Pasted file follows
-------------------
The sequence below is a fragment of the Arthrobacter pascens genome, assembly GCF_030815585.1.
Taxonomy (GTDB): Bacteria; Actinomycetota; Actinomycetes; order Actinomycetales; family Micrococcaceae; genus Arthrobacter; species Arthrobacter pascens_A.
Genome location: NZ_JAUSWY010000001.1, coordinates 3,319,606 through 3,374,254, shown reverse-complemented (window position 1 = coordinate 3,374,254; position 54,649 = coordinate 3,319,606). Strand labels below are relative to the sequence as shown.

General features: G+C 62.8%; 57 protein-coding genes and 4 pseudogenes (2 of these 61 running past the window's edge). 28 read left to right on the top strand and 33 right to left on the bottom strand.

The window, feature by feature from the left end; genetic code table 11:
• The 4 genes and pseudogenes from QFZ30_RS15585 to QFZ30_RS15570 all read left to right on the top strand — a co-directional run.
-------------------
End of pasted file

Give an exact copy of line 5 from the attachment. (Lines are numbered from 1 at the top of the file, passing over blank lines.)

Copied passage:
The window, feature by feature from the left end; genetic code table 11: